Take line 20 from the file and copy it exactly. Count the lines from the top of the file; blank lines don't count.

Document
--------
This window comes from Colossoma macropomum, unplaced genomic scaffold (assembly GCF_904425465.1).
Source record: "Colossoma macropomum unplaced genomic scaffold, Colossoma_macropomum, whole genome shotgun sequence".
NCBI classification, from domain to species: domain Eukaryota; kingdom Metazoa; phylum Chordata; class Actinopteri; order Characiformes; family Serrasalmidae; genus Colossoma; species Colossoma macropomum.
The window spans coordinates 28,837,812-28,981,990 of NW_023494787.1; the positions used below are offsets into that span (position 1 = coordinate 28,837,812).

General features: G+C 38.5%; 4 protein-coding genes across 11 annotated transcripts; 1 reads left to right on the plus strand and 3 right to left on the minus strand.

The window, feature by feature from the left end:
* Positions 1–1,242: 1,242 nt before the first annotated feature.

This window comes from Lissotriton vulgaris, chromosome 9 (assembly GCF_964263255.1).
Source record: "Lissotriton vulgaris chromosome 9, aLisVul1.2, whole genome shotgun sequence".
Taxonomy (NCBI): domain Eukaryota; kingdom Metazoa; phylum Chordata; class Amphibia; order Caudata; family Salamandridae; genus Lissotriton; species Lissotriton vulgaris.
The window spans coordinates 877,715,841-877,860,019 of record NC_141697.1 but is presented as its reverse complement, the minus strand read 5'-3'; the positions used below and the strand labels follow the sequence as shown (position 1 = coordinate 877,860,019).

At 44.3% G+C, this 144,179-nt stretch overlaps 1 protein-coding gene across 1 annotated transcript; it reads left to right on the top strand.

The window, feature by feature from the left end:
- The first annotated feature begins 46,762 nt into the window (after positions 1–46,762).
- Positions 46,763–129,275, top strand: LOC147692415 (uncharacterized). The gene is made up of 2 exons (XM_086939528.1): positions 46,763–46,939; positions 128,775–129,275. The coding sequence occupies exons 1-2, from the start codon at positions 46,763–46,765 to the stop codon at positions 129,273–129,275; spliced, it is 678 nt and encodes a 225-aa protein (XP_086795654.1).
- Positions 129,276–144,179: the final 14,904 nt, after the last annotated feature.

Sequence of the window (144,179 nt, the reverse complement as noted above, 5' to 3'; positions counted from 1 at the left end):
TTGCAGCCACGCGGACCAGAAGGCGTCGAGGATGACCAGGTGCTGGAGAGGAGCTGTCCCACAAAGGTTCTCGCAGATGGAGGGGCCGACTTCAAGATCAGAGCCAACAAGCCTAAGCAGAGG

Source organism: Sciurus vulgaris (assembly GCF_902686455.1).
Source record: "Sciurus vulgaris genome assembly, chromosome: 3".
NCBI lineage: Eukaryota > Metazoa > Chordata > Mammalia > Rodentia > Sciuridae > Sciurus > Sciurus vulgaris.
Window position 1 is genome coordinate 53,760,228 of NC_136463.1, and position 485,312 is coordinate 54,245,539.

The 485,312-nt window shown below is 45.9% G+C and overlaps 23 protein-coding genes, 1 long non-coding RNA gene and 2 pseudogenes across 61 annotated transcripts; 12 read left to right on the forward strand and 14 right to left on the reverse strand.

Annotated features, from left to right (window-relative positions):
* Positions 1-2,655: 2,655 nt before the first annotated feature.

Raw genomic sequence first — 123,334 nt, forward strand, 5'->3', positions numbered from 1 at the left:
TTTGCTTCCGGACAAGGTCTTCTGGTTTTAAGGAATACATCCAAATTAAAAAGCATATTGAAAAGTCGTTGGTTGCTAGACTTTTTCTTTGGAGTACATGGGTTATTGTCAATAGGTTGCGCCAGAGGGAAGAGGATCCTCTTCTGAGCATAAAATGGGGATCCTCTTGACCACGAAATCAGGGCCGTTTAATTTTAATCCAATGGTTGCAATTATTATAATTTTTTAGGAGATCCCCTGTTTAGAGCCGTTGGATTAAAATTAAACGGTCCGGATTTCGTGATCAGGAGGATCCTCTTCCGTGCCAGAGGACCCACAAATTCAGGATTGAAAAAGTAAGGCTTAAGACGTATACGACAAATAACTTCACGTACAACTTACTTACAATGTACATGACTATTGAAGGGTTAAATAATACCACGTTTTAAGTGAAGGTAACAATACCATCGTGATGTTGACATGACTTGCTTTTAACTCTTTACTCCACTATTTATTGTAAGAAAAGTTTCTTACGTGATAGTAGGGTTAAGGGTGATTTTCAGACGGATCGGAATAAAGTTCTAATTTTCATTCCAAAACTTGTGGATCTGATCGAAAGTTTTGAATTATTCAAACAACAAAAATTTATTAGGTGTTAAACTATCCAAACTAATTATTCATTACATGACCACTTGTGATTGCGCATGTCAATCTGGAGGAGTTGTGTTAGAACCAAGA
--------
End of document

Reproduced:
Source record: "Sciurus vulgaris genome assembly, chromosome: 3".